Philippa Stroud, Baroness Stroud

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Philippa Claire Stroud, Baroness Stroud (born 1965)[1] is a co-founder and Executive Director of the think tank the Centre for Social Justice. She is a member of the Conservative Party and in 2009 The Daily Telegraph named her as the 82nd most influential right-winger, ahead of the last Conservative leader Michael Howard.[2] She was created a life peer on 1 October 2015 taking the title Baroness Stroud, of Fulham in the London Borough of Hammersmith and Fulham.[3]

Education[edit]

She was educated at St Catherine's School, Bramley, and the University of Birmingham.

Career[edit]

Stroud spent seventeen years in poverty-fighting projects and published a book on social injustice. In 1987-89 she worked in Hong Kong and Macau amongst the addict community. From 1989-96 she pioneered a four-stage residential support project in Bedford enabling homeless people to move off the streets and to become contributing members of the community. From 2001-2003 Stroud developed a project to care for addicts, the homeless and those in debt in Birmingham.[4]

Politics[edit]

In 2003, Stroud co-founded the Centre for Social Justice.

She has twice been a Conservative candidate in a general election: she came third in Birmingham Ladywood in 2005;[5] and on 6 May 2010, as candidate for Sutton and Cheam, she came second to incumbent Liberal Democrat Paul Burstow.[6]

After the election, she was appointed as a Special Adviser to the Secretary of State for Work and Pensions, Iain Duncan Smith.[7] She returned to the Centre for Social Justice in 2015.

Church controversy[edit]

During the 2010 election campaign, it was claimed by The Observer, but denied by Stroud, that in 1989, having returned from Hong Kong, she had founded the Kings Arms Trust[8] in Bedford, that provided religiously-based social services to alcoholics and drug addicts. Twenty-one years later, the church attracted controversy when an article in The Observer of 2 May 2010 alleged they had tried to "cure" homosexuals and transgender individuals by driving out their 'demons' in the name of God.[9] Immediately after the allegations of the article, Stroud responded in a statement saying that it was "categorically untrue that I believe homosexuality to be an 'illness'".[10] David Cameron defended Stroud stating that "She believes in gay equality" and had made "a very clear statement to say she was completely misreported".[11] However, when PinkNews "pointed out to her spokesman that the Observer’s prime claim was not that she believed homosexuality to be an illness and instead that she appeared to believe it could be overcome through prayer and removing “demons”, he said: “We will not be adding to or subtracting to [sic] the statement.”[12] This has led many to conclude that Stroud has yet to adequately refute the essential substance of the allegations against her.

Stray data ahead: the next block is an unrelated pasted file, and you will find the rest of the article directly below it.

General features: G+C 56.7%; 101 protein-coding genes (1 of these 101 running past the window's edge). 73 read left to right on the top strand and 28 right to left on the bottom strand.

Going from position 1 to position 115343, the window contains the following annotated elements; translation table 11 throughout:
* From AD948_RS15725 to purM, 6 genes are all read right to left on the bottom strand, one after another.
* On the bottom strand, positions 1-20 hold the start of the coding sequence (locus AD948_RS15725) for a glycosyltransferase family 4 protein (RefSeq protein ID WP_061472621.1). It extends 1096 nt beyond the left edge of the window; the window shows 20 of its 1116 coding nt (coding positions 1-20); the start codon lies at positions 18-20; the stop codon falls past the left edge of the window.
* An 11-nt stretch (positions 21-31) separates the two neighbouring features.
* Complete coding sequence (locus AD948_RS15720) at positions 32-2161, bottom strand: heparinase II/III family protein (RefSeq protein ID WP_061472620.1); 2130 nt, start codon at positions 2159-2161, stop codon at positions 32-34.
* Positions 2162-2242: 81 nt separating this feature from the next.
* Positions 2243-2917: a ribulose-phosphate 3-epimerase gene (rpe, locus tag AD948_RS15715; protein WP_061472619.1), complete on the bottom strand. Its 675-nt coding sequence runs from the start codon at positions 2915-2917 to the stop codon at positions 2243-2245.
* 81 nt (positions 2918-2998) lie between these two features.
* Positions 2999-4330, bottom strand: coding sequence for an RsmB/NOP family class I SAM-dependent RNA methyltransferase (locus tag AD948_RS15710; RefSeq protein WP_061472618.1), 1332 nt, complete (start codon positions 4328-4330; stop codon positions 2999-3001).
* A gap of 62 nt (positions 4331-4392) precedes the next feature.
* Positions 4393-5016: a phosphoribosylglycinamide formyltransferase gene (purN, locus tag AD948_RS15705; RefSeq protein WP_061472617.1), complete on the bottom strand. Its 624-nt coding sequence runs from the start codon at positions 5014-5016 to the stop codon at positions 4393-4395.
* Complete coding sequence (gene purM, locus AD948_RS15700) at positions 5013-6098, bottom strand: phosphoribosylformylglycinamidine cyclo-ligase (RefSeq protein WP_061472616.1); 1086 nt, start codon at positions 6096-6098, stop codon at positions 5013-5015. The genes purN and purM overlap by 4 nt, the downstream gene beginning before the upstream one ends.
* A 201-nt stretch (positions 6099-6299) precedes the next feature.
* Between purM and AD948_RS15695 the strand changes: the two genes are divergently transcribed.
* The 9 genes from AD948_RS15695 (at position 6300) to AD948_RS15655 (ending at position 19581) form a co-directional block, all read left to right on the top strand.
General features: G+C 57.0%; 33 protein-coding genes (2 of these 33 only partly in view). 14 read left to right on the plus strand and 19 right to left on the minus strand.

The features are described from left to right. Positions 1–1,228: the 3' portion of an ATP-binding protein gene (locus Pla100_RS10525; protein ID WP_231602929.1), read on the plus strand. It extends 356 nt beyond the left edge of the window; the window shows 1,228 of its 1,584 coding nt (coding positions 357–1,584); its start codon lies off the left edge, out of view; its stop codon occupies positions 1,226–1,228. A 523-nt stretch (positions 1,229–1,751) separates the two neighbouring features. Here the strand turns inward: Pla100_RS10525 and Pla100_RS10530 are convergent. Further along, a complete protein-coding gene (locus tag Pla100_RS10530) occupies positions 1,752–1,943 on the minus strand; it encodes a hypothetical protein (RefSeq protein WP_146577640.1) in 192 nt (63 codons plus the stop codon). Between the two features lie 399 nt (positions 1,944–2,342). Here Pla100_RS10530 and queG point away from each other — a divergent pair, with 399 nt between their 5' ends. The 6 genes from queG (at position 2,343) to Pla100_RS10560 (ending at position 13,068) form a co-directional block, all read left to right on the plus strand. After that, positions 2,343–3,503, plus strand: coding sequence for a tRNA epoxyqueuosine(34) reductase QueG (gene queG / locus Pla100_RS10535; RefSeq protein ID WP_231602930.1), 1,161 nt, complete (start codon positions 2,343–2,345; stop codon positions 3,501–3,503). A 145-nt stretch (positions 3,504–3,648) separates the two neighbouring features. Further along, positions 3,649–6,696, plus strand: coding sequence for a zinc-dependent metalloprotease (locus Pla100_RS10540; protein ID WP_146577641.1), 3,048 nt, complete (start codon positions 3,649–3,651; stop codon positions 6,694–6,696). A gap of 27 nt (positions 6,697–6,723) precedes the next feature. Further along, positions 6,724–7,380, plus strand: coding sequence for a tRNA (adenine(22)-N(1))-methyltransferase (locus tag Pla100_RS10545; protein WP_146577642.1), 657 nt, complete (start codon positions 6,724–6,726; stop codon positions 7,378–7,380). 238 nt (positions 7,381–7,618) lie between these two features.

Stroud is a member of Christ Church London of which her husband David is Senior Leader.[13]

References[edit]

  1. ^ Telegraph Sutton and Cheam candidate profile
  2. ^ Dale, Iain; Brian Brivati (4 October 2009), Top 100 most influential Right-wingers: 100-51, London: The Daily Telegraph, retrieved 3 May 2010  Cite uses deprecated parameter |coauthors= (help)
  3. ^ "notice 2410213". The London Gazette. 
  4. ^ Centre for Social Justice - People, Centre for Social Justice, retrieved 10 May 2010 
  5. ^ "Philippa Stroud: Electoral history and profile". London: The Guardian. Retrieved 2 May 2010. 
  6. ^ Election 2010 Constituency Sutton & Cheam, BBC News, 7 May 2010, retrieved 8 May 2010 
  7. ^ http://www.tips-q.com/new/msm/212229-philippa-stroud-appointed-special-advisor-department-work-and-pensions
  8. ^ Doward, Jamie; Rogers, Richard; Flyn, Cal (2 May 2010). "Rising Tory star Philippa Stroud ran prayer sessions to 'cure' gay people". The Guardian. London. 
  9. ^ Jamie Doward, Cal Flyn and Richard Rogers, "Rising Tory star Philippa Stroud ran prayer sessions to 'cure' gay people", The Observer, 2 May 2010
  10. ^ Beckford, Martin (2 May 2010). "General Election 2010: Tory candidate 'tried to 'cure' gay people through prayer'". London: The Daily Telegraph. Retrieved 10 May 2010. 
  11. ^ "Election: Cameron backs Stroud after church claims". BBC News. 4 May 2010. Retrieved 4 May 2010. 
  12. ^ "David Cameron backs Philippa Stroud over 'gay cure' allegations". PinkNews. Retrieved 2015-10-06. 
  13. ^ "Staff | ChristChurch London". christchurchlondon.org. Retrieved 2015-10-06.